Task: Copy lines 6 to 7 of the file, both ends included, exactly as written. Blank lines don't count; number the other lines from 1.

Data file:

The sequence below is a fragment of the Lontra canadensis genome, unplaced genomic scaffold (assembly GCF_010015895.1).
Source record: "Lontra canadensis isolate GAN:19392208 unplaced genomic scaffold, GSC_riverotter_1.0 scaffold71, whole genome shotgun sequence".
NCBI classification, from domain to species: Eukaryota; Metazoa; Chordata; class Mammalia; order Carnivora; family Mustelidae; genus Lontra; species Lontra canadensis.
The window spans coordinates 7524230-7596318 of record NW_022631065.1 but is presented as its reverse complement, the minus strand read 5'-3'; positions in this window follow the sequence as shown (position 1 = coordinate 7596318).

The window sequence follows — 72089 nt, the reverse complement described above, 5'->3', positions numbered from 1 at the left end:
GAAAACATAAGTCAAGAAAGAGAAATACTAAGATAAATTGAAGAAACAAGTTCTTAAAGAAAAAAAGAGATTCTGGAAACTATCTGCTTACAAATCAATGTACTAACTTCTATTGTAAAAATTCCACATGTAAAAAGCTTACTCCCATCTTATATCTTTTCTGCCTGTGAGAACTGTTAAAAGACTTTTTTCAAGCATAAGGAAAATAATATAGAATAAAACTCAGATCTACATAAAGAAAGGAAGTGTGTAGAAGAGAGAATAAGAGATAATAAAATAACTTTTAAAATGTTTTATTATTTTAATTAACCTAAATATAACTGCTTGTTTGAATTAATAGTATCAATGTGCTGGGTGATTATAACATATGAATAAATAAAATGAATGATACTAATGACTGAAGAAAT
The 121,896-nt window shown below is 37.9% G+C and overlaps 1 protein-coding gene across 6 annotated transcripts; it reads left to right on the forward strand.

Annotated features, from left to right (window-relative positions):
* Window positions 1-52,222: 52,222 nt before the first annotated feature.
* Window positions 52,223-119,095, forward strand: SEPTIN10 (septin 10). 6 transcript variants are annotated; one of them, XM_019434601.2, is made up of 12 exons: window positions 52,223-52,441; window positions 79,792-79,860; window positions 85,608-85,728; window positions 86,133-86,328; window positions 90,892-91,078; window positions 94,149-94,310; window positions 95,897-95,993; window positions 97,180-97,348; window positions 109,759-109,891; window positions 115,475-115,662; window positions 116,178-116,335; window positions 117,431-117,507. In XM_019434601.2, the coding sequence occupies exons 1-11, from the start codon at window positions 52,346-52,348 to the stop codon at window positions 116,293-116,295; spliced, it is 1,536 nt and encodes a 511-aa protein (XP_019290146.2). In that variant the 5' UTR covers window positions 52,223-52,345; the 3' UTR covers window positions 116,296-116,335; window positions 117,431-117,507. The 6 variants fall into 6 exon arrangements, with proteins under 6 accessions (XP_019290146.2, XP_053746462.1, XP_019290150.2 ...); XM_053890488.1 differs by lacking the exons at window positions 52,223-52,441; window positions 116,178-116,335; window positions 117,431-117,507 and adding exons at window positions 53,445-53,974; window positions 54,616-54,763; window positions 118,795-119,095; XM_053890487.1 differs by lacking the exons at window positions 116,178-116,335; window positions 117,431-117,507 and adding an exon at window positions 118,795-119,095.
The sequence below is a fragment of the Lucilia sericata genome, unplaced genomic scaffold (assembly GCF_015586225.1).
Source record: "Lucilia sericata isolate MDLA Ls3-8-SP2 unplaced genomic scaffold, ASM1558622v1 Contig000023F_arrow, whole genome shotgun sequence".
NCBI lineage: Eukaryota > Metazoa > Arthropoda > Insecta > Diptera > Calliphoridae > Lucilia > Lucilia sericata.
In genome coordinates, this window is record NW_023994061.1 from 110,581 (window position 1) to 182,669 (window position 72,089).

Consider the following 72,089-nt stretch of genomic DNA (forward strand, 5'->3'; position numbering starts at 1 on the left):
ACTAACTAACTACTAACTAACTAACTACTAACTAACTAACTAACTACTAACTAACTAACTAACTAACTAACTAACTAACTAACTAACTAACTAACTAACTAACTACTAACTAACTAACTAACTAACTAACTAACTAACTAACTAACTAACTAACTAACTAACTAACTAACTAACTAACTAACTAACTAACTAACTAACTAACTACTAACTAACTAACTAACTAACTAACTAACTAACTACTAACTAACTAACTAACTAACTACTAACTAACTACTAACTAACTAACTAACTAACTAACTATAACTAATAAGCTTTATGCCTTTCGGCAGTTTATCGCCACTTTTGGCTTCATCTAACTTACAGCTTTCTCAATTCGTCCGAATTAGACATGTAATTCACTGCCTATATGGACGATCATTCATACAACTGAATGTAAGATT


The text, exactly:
GAAAACATAAGTCAAGAAAGAGAAATACTAAGATAAATTGAAGAAACAAGTTCTTAAAGAAAAAAAGAGATTCTGGAAACTATCTGCTTACAAATCAATGTACTAACTTCTATTGTAAAAATTCCACATGTAAAAAGCTTACTCCCATCTTATATCTTTTCTGCCTGTGAGAACTGTTAAAAGACTTTTTTCAAGCATAAGGAAAATAATATAGAATAAAACTCAGATCTACATAAAGAAAGGAAGTGTGTAGAAGAGAGAATAAGAGATAATAAAATAACTTTTAAAATGTTTTATTATTTTAATTAACCTAAATATAACTGCTTGTTTGAATTAATAGTATCAATGTGCTGGGTGATTATAACATATGAATAAATAAAATGAATGATACTAATGACTGAAGAAAT
The 121,896-nt window shown below is 37.9% G+C and overlaps 1 protein-coding gene across 6 annotated transcripts; it reads left to right on the forward strand.